HARRIS: Yeah. She was poisoned to death, and for a long time, the story has been that she sort of died of being a crazy old lady. And this is, like - this is the story sort of I grew up hearing as a resident of Palo Alto, that, like...
LUSE: Oh, wow.
HARRIS: ...Jane Stanford died. And, like, some people say that she was poisoned, but she probably died from, like, believing in ghosts and, like, being a woman (laughter). And more recently, people have poked and prodded a little bit at that story. And it falls apart very quickly 'cause she was poisoned not once, but twice - first in California. And then, as she flees her poisoning to Hawaii, where she is poisoned again to death, she calls out, help, I'm being poisoned to death, you know, as she dies in agony.
But the guy who really controlled the narrative of that story was a guy named David Starr Jordan, who was the first president of the university, who'd been chosen by the Stanfords to run the school. And at the time of Jane Stanford's poisoning, the two of them, Jane Stanford and David Starr Jordan, had come to a real point of conflict, where she was about to fire him. And he was, you know, waiting, maybe not waiting, so long for her to die. And he changes this university from a liberal arts school, a philosophy- and spiritualism-directed institution, to a scientific institution. And scientific for him at that time means first and foremost mining engineering, but also eugenics.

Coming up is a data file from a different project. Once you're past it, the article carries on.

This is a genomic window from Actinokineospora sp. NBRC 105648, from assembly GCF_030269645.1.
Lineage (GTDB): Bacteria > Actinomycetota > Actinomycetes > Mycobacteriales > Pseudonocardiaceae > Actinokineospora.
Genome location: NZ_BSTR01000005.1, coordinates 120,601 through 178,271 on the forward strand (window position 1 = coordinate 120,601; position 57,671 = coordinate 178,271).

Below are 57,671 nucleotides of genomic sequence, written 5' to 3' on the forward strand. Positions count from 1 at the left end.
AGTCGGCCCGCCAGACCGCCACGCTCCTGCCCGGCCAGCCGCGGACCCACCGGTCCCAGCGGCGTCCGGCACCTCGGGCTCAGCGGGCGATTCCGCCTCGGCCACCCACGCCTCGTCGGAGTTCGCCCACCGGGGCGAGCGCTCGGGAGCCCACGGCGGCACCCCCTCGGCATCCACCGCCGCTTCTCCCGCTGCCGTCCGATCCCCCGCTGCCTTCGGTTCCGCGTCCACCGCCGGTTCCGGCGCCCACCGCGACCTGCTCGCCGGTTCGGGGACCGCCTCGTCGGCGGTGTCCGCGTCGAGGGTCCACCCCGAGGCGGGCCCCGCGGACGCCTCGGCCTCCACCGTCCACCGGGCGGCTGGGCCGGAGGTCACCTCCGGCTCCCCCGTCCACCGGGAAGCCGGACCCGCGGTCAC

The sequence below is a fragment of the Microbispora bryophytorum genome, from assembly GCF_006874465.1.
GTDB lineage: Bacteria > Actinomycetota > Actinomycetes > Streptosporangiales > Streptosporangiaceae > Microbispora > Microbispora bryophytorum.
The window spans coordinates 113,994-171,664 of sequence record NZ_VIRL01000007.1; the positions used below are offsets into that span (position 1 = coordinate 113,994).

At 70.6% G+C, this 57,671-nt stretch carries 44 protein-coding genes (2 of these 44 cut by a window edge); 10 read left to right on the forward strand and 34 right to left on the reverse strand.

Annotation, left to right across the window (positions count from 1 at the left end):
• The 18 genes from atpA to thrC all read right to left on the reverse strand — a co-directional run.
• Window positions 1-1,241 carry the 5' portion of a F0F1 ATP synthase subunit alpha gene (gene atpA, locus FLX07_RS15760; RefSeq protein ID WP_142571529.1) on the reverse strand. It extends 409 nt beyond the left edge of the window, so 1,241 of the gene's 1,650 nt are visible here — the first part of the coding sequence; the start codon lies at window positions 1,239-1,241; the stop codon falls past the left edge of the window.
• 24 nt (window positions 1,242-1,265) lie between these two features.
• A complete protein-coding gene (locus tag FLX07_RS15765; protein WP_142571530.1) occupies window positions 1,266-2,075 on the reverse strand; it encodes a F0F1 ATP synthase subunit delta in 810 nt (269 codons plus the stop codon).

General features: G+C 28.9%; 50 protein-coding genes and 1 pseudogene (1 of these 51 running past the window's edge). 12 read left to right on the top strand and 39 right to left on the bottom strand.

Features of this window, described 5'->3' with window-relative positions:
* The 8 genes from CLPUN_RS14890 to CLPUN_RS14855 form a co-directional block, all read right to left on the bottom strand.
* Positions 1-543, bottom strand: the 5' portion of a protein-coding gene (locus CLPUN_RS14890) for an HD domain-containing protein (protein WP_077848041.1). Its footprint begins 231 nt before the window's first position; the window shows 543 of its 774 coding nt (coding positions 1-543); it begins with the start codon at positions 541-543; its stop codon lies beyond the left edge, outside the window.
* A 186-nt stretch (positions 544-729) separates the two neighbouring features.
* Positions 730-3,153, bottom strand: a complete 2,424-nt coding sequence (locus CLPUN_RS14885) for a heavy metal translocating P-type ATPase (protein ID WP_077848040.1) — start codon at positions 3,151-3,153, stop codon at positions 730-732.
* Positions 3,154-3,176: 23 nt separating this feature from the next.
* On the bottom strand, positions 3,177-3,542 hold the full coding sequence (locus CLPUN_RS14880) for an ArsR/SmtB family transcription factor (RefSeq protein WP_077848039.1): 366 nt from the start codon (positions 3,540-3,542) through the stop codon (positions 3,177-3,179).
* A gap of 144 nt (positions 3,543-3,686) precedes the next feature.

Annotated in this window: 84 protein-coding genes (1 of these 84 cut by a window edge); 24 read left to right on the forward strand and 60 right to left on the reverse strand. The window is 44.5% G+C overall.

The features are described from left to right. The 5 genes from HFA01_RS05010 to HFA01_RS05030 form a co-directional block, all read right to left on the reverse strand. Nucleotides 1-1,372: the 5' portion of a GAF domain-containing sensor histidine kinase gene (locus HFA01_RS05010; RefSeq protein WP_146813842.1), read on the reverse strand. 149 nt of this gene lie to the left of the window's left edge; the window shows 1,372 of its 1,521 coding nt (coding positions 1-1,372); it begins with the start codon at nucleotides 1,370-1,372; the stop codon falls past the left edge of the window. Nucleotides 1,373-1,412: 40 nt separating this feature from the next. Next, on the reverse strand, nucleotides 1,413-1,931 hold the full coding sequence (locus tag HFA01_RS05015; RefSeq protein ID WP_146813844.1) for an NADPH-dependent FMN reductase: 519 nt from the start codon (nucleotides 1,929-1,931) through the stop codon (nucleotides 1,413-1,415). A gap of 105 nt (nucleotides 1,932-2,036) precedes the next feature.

LUSE: So, like, for him to be really into eugenics, really into, like, ethnic purity, racist pseudoscience, mining engineering, he's a certain type of guy. His presidency at the university can also be seen as laying the groundwork for a lot of the intelligence testing used and developed at Stanford. What were some of the impacts of the intelligence tests developed at Stanford?